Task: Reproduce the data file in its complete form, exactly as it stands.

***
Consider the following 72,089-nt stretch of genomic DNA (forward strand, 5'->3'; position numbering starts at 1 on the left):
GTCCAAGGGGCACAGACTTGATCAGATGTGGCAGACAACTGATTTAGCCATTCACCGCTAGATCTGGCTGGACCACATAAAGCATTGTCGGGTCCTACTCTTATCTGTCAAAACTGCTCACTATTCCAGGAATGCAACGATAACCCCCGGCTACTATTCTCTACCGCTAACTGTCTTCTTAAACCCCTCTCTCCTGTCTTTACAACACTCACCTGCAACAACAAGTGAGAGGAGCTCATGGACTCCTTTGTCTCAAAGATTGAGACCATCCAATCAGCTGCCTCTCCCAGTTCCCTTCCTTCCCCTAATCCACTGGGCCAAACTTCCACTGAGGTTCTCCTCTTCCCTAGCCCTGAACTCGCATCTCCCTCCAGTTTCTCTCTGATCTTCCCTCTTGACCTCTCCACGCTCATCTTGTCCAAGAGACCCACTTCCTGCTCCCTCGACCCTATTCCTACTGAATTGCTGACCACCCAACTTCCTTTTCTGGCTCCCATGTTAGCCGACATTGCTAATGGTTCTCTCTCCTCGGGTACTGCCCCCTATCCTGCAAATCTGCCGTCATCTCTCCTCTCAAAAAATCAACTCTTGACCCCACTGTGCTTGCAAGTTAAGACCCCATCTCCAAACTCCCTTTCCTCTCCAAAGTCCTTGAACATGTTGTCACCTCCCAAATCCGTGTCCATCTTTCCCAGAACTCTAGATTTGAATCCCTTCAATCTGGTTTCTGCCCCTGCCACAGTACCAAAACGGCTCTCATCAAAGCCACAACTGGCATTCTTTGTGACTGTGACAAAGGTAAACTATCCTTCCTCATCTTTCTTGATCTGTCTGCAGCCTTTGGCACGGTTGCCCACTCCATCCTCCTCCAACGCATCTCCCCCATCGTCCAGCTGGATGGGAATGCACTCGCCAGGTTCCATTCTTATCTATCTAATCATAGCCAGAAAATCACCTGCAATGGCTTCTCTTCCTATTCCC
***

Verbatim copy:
Consider the following 72,089-nt stretch of genomic DNA (forward strand, 5'->3'; position numbering starts at 1 on the left):
GTCCAAGGGGCACAGACTTGATCAGATGTGGCAGACAACTGATTTAGCCATTCACCGCTAGATCTGGCTGGACCACATAAAGCATTGTCGGGTCCTACTCTTATCTGTCAAAACTGCTCACTATTCCAGGAATGCAACGATAACCCCCGGCTACTATTCTCTACCGCTAACTGTCTTCTTAAACCCCTCTCTCCTGTCTTTACAACACTCACCTGCAACAACAAGTGAGAGGAGCTCATGGACTCCTTTGTCTCAAAGATTGAGACCATCCAATCAGCTGCCTCTCCCAGTTCCCTTCCTTCCCCTAATCCACTGGGCCAAACTTCCACTGAGGTTCTCCTCTTCCCTAGCCCTGAACTCGCATCTCCCTCCAGTTTCTCTCTGATCTTCCCTCTTGACCTCTCCACGCTCATCTTGTCCAAGAGACCCACTTCCTGCTCCCTCGACCCTATTCCTACTGAATTGCTGACCACCCAACTTCCTTTTCTGGCTCCCATGTTAGCCGACATTGCTAATGGTTCTCTCTCCTCGGGTACTGCCCCCTATCCTGCAAATCTGCCGTCATCTCTCCTCTCAAAAAATCAACTCTTGACCCCACTGTGCTTGCAAGTTAAGACCCCATCTCCAAACTCCCTTTCCTCTCCAAAGTCCTTGAACATGTTGTCACCTCCCAAATCCGTGTCCATCTTTCCCAGAACTCTAGATTTGAATCCCTTCAATCTGGTTTCTGCCCCTGCCACAGTACCAAAACGGCTCTCATCAAAGCCACAACTGGCATTCTTTGTGACTGTGACAAAGGTAAACTATCCTTCCTCATCTTTCTTGATCTGTCTGCAGCCTTTGGCACGGTTGCCCACTCCATCCTCCTCCAACGCATCTCCCCCATCGTCCAGCTGGATGGGAATGCACTCGCCAGGTTCCATTCTTATCTATCTAATCATAGCCAGAAAATCACCTGCAATGGCTTCTCTTCCTATTCCC